Kingston Church Pageant

Pageant type

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Place: Grange School, Kingston Hill (Kingston Upon Thames) (Kingston Upon Thames, Surrey, England)

Year: 1921

Indoors/outdoors: Outdoors

Number of performances: 2


16 May 1921 at 2.30pm and 6pm

Name of pageant master and other named staff

  • Pageant Master: Finny, W.E. St Lawrence
  • Master of Music: A. Percy Alderson
  • Conductor: Ronald Walter Dussek
  • Mistress of the Dance: Mrs. Barnes
  • Master of Ceremonies: Walter A. Warne
  • Mistress of the Robes: Mrs Kemp Prosser
  • Editor: J.A. Drewett
  • Master of the Revels: H.E. Howard
  • Art Master: A.J. Collister
  • Folk Dance Instructor: Miss Faram
  • Costume Supervisor: A.R.F. Hyslop
  • Colour Scheme Adviser: H. Kemp Prosser
  • Director of Publicity: Samuel Emms
  • Hon. Treasurer: J. Napoleon Wyeth
  • Secretary: Major Leonard Williams
  • Assistant Secretary: Mrs Frederick Fletcher

Names of executive committee or equivalent


Names of script-writer(s) and other credited author(s)

  • Finny, W.E. St Lawrence

Names of composers

  • Dussek, Ronald
  • Alderson, Percy
  • Huntley, G.F.
  • German, Edward
  • Parry, Hubert

Numbers of performers

Financial information

Donations, including £10.10s. from the Mayor: £25. 3s. 0d.
Children’s Rehearsal: £14. 5s. 10d.
First Performance: £159. 3s. 7d.
Second Performance: £83. 12s. 6d. (£257. 1s. 11d. total)
Receipts from Shows: £130. 19s. 8d.
Allotments: £1. 7s. 3½d.
Book of Words: £45. 13s. 1½d.
Material for Costumes: £11. 2s. 5d.
Picture House Film: £5. 5s.
Press Photography, etc.: £2. 17s. 0d.

Total Receipts: £479. 9s. 5d.

Music: £48. 14s. 9d.
Chair and Gallery Hire: £13. 15s.
Tent Hire: £6. 1s. 6d.
Police: £1. 14s. 0d.
Programmes and Book of Words: £57. 18s. 0d.
Advertising on Newspapers and Tram: £6. 5s. 6d.
Stationery: £1. 6s.
Postages: £4. 4s. 5d.
Hire of Properties and Costumes: £3. 0s. 0d.
Football Match: £21. 9s. 9d.
Sundry Properties: £1. 8s. 0d.
Costume Materials: £10. 15s. 1d.
Art Materials: £2. 4s. 6d.
Refreshment Deficit: £1. 10s. 9d.
Entertainment Stamps (with £19. 4s. 4d. Refund): £68

Total Expenditure: £248. 12s. 3d.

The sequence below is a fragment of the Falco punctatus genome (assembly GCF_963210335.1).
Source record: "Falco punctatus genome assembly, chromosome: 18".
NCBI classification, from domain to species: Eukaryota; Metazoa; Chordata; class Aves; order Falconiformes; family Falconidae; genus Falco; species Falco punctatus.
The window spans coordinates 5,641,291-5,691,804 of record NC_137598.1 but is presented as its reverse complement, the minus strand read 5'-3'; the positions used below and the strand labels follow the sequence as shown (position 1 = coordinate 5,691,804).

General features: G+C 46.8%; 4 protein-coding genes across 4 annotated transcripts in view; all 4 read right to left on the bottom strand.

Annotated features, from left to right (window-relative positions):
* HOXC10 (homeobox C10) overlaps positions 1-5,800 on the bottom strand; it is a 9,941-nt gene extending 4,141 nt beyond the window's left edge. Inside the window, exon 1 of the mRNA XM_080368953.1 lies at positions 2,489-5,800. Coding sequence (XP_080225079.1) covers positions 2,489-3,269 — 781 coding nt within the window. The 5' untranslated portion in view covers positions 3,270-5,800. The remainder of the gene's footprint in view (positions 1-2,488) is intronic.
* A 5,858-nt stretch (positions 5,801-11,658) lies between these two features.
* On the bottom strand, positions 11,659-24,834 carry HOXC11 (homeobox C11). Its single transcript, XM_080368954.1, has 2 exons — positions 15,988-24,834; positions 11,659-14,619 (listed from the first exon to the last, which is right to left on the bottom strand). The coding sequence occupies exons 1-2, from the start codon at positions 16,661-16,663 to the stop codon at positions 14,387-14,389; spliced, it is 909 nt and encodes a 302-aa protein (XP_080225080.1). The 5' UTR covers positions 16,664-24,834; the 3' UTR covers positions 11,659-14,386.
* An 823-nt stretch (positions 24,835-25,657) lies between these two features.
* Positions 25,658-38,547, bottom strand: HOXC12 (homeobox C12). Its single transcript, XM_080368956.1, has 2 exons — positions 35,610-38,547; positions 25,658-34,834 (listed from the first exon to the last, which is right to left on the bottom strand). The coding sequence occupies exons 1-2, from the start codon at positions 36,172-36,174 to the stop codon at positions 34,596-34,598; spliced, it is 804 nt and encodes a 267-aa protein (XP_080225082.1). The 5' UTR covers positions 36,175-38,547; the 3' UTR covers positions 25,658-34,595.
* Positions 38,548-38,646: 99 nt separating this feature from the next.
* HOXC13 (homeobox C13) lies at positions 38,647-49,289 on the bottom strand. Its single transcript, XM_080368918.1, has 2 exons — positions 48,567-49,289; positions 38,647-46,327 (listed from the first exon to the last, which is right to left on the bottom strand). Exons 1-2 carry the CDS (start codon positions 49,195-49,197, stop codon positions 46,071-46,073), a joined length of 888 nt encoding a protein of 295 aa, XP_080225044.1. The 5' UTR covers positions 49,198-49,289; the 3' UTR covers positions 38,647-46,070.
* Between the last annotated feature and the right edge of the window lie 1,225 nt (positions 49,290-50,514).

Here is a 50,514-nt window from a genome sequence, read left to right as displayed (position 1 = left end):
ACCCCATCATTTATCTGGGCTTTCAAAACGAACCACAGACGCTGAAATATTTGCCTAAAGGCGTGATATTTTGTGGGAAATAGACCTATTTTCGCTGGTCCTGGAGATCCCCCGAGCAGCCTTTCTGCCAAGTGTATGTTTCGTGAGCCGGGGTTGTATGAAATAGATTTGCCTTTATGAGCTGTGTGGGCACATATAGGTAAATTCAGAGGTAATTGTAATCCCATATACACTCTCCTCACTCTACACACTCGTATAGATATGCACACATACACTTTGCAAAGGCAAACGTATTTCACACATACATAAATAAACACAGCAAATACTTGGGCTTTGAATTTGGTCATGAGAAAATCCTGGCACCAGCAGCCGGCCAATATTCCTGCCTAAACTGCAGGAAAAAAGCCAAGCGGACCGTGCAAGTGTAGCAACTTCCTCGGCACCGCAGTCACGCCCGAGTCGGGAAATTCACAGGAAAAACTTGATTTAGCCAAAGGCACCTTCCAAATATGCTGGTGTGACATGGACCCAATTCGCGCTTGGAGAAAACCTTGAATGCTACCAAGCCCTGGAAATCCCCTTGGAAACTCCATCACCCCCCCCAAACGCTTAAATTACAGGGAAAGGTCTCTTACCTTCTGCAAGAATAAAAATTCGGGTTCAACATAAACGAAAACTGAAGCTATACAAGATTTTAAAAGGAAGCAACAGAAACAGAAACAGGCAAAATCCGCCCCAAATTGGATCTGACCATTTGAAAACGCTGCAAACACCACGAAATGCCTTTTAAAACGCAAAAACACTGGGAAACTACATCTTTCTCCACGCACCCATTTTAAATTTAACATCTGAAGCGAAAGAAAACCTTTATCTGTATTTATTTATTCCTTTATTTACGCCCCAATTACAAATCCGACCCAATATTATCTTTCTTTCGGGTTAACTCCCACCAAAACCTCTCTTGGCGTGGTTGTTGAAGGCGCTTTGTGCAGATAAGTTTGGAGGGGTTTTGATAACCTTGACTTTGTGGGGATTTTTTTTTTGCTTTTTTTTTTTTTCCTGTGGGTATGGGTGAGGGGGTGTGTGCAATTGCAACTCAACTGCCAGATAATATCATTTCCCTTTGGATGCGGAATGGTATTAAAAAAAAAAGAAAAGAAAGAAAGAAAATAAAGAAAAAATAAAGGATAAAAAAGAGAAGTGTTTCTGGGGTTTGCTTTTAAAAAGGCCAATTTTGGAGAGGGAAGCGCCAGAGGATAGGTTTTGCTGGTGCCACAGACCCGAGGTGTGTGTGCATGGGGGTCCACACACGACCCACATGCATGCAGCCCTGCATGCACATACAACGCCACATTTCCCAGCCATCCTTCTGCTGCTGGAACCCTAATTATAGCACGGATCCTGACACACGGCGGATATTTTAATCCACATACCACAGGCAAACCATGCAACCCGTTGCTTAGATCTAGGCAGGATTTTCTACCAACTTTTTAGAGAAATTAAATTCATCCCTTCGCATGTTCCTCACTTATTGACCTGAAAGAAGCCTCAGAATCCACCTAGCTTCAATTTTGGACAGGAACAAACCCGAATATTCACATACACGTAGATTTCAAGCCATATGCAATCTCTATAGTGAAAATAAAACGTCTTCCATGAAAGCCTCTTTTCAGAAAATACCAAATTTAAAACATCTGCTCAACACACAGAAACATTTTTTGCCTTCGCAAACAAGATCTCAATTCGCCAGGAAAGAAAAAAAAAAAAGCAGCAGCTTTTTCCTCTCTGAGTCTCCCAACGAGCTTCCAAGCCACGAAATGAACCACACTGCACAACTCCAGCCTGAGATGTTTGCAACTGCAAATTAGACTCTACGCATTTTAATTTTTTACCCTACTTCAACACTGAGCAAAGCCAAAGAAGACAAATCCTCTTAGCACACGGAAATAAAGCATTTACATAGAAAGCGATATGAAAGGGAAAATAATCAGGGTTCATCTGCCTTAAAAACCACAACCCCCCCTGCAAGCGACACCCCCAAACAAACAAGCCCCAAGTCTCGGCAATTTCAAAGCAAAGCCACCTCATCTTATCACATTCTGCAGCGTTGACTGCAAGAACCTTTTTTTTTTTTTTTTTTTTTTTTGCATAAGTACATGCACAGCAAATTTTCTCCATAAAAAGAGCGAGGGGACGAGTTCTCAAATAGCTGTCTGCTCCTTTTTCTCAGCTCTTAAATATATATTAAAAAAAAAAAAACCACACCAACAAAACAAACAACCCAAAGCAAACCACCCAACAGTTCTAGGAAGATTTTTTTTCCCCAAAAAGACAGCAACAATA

Profit to All Saints Church Restoration Fund: £230. 17s. 2d.

Object of any funds raised

All Saints Church Restoration Fund

Linked occasion


Audience information

  • Grandstand: Not Known
  • Grandstand capacity: n/a
  • Total audience: n/a

Prices of admission and seats: highest–lowest

10s. 6d.–2s. 4d.

Associated events

Other events included:

  • Grand Historical Procession.
  • Old English Dances and Contests.
  • Boxing and Wrestling Match.
  • A Prehistoric Football Match: Ye Kynggestonians v. Ye Dwellers in Hamme.

Pageant outline

Episode I. Britons and Druidical Worship at Kingston

British harvesters, bringing their first-fruits to the altar of the Sun God, meet the Druids who are about to sacrifice a maiden on the altar. A dispute arises, during which time armed Saxons approach and capture the Britons.

Episode II. Great Ecclesiastical Council at Kingston, AD 838

Saxon townspeople are tossing a pancake; they discuss the origin of the custom, and the approaching Council of Church and State. Athelwulf enters with the head of the Danish King on a spear. The king, nobles, archbishop and clergy enter and make a compact over the sacred stone. The crowd wishes to kick the Dane’s head round the town, but the king substitutes a football and establishes the old Kingston custom.

Episode III. Coronation of Edwy at Kingston, AD 955

The dowager queen and Dunstan discuss the king’s approaching marriage and coronation. Edwy and Elgiva arrange a secret marriage, and Odo crowns Edwy. During the feast the king slips away and is secretly married by the coronation stone. Dunstan and Gunhilda arrive, and a dispute arises. The king is dragged back to the banquet and is threatened by the Saxons. All go off quarrelling.

Episode IV. Gift of Kingston Church to Merton Priory, AD 1121

Peter the Piper is dancing with the Kingston Orphans. A boy thief condemned to have his eyes put out is sheltered from the sergeant by the orphans. He is saved by the bishop and pardoned by King Henry, who gives Kingston Church to Merton.

Episode V. King John Grants a Charter to Kingston, AD 1208

The bailiffs and townsmen assemble to meet the king. The Abbot of Canterbury, who has been condemned, meets his former jester who offers his help. King John arrives and grants a charter to Kingston; he is cruel and exacting but conciliated by the jester. He receives an urgent message and departs to fight.

Episode VI. John Lovekyn’s Day of Concord at Kingston, AD 1356

[This episode was not performed due to time constraints.]

Episode VII. Founding of Holy Trinity Guild, Kingston, AD 1477

Canterbury Pilgrims come to Kingston to see the Easter Sepulchre and Chapel of the Guild, recently founded by Robert Bardsey. Arrangements are made for his burial in the founders’ tomb.

Episode VIII. Henry VIII and Katherine of Aragon at Kingston, AD 1520

Fair Day at Kingston. King Henry VIII and the queen and courtiers arrive at Kingston. The Spanish soothsayer, to amuse them, calls up the bygone ages. All the previous episodes re-appear in a final tableau.

Key historical figures mentioned

  • Ecgberht [Egbert] (d. 839) king of the West Saxons
  • Æthelwulf (d. 858) king of the West Saxons
  • Eadwig [Edwy] (c.940–959) king of England
  • Ælfgifu [Ælfgifu of Northampton] (fl. 1006–1036) first consort of King Cnut [also known as Elgivaof Northampton]
  • Odo, earl of Kent (d. 1097) bishop of Bayeux and magnate
  • Dunstan
  • Henry I (1068/9–1135) king of England and lord of Normand
  • Matilda [Matilda of Flanders] (d. 1083) queen of England, consort of William I
  • Giffard, William (d. 1129) bishop of Winchester